People who live near green spaces were 2.5 years younger biologically
Northwestern scientists have conducted a new study to see if living near green spaces, like parks and areas with a lot of plants, can affect how our bodies age and contribute to overall healthy aging.
More green spaces were associated with slower biological aging, according to a Northwestern Medicine report published in Science Advances. People who lived near more green spaces were biologically 2.5 years younger, on average, than those who live near less greenness.
The benefits of green spaces were not equal, however, as scientists found variations in race, sex and socioeconomic status.
“When we think about staying healthy as we get older, we usually focus on things like eating well, exercising and getting enough sleep,” said Kyeezu Kim, PhD, first author on the study and a postdoctoral scholar in Preventive Medicine. “However, our research shows that the environment we live in, specifically our community and access to green spaces, is also important for staying healthy as we age.”
The study is the first to investigate the effect of long-term exposure (about 20 years of exposure) on urban green space and biological aging, specifically using DNA methylation-based epigenetic age.
DNA methylation-based epigenetic age refers to chemical changes in DNA that may influence various age-related health outcomes. Epigenetic age is a biomarker of aging associated with age-related disease and all-cause mortality.
The investigators discovered variations in the benefits of green spaces for biological aging based on race, sex and socioeconomic status.
The study involved more than 900 individuals residing in four cities across the U.S.: Birmingham, Ala.; Chicago; Minneapolis; and Oakland, Calif. This sample represents a subset of a larger-scale cohort study conducted in the U.S., the Coronary Artery Risk Development in Young Adults (CARDIA).
Investigators evaluated the 20-year exposure to surrounding green spaces using satellite imaging, which allowed them to quantify the overall vegetation (greenness proportion) as well as the presence of major parks near the participants’ residences. To assess participants’ biological age, scientists analyzed their blood DNA methylation.
“Our study highlights that the natural environment, like green space, affects your health at a molecular level (changes in DNA methylation), which was detectable in blood,” said senior author Lifang Hou, MD, PhD, chief of Cancer Epidemiology and Prevention in the Department of Preventive Medicine and senior author of the study. “Our research team has extensively investigated the molecular-level changes associated with various age-related health outcomes, including cardiovascular disease, cancer, cognitive function and mortality. This particular study contributes to our understanding of how the natural environment influences these health outcomes.”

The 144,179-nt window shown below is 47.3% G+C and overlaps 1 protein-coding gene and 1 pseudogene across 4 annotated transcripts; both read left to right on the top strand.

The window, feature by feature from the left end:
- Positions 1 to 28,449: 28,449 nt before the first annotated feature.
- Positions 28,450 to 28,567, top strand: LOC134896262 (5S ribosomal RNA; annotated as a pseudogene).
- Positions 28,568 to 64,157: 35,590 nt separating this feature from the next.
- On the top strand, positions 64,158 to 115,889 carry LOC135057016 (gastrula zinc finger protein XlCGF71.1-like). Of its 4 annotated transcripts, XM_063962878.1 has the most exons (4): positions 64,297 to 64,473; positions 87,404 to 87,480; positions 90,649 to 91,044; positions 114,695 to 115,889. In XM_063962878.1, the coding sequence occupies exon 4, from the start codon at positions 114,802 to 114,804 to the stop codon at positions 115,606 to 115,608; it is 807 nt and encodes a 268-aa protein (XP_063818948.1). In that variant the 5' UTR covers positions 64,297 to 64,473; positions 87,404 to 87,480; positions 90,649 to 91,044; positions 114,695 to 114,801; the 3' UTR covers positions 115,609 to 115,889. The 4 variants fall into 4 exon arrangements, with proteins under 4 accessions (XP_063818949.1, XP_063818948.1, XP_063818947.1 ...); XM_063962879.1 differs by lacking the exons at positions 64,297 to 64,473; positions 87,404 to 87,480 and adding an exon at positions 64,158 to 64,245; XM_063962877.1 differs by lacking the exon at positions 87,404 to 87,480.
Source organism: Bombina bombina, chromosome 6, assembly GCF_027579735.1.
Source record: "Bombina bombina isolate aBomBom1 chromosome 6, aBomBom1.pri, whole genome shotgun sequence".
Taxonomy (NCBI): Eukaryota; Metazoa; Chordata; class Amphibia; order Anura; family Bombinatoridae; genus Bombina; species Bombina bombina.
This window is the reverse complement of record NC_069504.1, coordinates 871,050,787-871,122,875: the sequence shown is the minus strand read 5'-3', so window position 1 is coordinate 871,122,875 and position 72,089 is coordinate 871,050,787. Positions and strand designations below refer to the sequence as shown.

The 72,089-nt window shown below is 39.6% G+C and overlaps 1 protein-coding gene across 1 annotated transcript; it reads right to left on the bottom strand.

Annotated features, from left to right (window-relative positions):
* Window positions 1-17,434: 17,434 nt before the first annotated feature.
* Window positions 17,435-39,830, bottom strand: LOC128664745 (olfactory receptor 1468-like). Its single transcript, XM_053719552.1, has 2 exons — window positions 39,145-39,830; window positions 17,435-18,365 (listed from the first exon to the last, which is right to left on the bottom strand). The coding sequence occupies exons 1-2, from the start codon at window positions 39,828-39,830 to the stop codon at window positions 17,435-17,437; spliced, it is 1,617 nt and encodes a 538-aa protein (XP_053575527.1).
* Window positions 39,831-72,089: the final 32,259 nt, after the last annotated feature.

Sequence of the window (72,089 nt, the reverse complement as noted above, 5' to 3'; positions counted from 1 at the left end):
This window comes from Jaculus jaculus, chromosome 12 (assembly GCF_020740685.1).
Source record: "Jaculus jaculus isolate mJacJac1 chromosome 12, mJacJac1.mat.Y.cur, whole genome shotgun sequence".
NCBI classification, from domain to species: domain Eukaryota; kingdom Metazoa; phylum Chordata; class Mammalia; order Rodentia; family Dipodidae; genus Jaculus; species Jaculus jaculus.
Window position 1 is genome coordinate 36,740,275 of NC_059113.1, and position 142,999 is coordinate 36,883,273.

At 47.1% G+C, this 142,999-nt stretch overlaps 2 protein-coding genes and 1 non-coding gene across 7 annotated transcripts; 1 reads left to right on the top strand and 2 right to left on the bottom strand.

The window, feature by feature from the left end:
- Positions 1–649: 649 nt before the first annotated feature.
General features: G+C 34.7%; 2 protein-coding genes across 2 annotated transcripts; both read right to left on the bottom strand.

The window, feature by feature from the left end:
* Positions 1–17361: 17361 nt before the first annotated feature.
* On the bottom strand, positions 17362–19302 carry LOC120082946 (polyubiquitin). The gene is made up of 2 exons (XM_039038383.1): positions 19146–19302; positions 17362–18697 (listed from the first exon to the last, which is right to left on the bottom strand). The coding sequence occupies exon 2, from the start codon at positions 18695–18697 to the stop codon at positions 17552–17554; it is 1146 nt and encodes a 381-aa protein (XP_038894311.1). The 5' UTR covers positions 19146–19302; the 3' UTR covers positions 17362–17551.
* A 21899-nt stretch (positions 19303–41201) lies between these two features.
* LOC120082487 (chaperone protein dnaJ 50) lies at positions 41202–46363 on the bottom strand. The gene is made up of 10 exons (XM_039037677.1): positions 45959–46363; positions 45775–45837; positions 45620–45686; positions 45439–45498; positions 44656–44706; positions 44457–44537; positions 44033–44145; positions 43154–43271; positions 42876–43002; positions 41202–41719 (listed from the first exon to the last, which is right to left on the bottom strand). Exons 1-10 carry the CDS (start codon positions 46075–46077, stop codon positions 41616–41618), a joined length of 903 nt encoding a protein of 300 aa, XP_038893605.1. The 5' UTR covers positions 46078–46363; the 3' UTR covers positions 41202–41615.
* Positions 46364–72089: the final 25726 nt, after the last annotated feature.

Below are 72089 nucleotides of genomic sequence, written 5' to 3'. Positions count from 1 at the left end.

The disparities observed in the study based on race, sex and socioeconomic status underscore the importance of conducting future research to investigate the role of social determinants of health in relation to the surrounding environment and healthy aging, according to the authors.
“We believe our findings have significant implications for urban planning in terms of expanding green infrastructure to promote public health and reduce health disparities,” Kim said.
Other Northwestern authors are Brian Joyce, PhD, research assistant professor of Preventive Medicine in the Division of Cancer Epidemiology and Prevention; Drew Nannini, PhD, a postdoctoral fellow in the Hou laboratory; Yinan Zheng, ’17 PhD, assistant professor of Preventive Medicine in the Division of Cancer Epidemiology and Prevention; Donald Lloyd-Jones, MD, ScM, chair and the Eileen M. Foell Professor of Preventive Medicine; and Douglas Vaughan, MD, chair and Irving S. Cutter Professor of Medicine.
Hou is also director of the Center for Global Oncology, a joint center between the Robert H. Lurie Comprehensive Cancer Center of Northwestern University and the Robert J. Havey, MD Institute for Global Health, and is also director of Global Health at the Lurie Cancer Center.
Joyce and Zheng are also members of the Lurie Cancer Center.
This work was supported by National Heart, Lung, and Blood Institute grants HHSN268201800005I and HHSN268201800007I (University of Alabama at Birmingham); National Heart, Lung, and Blood Institute grant HHSN268201800003I (Northwestern University); National Heart, Lung, and Blood Institute grant HHSN268201800006I (University of Minnesota); National Heart, Lung, and Blood Institute grant HHSN268201800004I (Kaiser Foundation Research Institute); the Intramural Research Program of the National Institute on Aging (NIA) and an intra-agency agreement between NIA and NHLBI grant AG0005; National Heart, Lung, and Blood Institute grant R01HL114091; American Heart Association grant 19TPA34830085; American Heart Association grants 17SFRN33700278and 14SFRN20790000; National Institute on Aging of the National Institutes of Health grant R01AG081244; National Institute on Aging of the National Institutes of Health grant R01AG069120.